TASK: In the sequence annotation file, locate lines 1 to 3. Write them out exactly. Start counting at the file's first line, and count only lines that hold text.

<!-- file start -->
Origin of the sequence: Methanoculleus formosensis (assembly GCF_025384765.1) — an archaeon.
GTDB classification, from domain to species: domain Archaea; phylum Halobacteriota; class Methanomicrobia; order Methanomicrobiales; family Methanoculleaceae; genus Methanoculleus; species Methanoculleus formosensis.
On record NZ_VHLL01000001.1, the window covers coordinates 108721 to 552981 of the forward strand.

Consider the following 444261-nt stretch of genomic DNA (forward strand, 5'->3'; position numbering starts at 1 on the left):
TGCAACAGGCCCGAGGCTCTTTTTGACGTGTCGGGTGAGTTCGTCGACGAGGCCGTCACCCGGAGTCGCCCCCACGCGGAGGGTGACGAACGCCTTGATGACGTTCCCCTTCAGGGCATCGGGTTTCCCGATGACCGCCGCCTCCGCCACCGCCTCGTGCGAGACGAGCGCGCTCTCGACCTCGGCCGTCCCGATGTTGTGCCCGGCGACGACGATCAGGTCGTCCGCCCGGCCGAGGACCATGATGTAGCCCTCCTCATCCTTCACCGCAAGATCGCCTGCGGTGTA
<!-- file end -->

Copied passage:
Origin of the sequence: Methanoculleus formosensis (assembly GCF_025384765.1) — an archaeon.
GTDB classification, from domain to species: domain Archaea; phylum Halobacteriota; class Methanomicrobia; order Methanomicrobiales; family Methanoculleaceae; genus Methanoculleus; species Methanoculleus formosensis.
On record NZ_VHLL01000001.1, the window covers coordinates 108721 to 552981 of the forward strand.